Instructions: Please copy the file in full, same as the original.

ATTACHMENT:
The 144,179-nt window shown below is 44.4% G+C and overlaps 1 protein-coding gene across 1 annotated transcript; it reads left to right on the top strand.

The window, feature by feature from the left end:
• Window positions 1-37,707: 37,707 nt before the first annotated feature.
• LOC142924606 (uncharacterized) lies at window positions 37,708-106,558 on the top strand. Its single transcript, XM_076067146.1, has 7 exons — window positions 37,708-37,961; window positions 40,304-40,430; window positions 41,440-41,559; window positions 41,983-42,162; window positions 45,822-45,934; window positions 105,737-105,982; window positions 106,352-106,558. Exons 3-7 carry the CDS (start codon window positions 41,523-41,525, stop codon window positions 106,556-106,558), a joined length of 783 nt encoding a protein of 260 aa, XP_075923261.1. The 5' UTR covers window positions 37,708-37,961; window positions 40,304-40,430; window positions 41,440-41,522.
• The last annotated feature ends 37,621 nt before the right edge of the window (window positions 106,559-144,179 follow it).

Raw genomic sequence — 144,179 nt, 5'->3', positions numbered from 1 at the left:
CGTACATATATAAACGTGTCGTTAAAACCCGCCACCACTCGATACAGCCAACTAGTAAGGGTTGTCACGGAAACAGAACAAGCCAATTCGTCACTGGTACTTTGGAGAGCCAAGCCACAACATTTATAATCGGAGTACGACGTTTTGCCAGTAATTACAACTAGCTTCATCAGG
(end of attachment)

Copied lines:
The 144,179-nt window shown below is 44.4% G+C and overlaps 1 protein-coding gene across 1 annotated transcript; it reads left to right on the top strand.

The window, feature by feature from the left end:
• Window positions 1-37,707: 37,707 nt before the first annotated feature.
• LOC142924606 (uncharacterized) lies at window positions 37,708-106,558 on the top strand. Its single transcript, XM_076067146.1, has 7 exons — window positions 37,708-37,961; window positions 40,304-40,430; window positions 41,440-41,559; window positions 41,983-42,162; window positions 45,822-45,934; window positions 105,737-105,982; window positions 106,352-106,558. Exons 3-7 carry the CDS (start codon window positions 41,523-41,525, stop codon window positions 106,556-106,558), a joined length of 783 nt encoding a protein of 260 aa, XP_075923261.1. The 5' UTR covers window positions 37,708-37,961; window positions 40,304-40,430; window positions 41,440-41,522.
• The last annotated feature ends 37,621 nt before the right edge of the window (window positions 106,559-144,179 follow it).

Raw genomic sequence — 144,179 nt, 5'->3', positions numbered from 1 at the left:
CGTACATATATAAACGTGTCGTTAAAACCCGCCACCACTCGATACAGCCAACTAGTAAGGGTTGTCACGGAAACAGAACAAGCCAATTCGTCACTGGTACTTTGGAGAGCCAAGCCACAACATTTATAATCGGAGTACGACGTTTTGCCAGTAATTACAACTAGCTTCATCAGG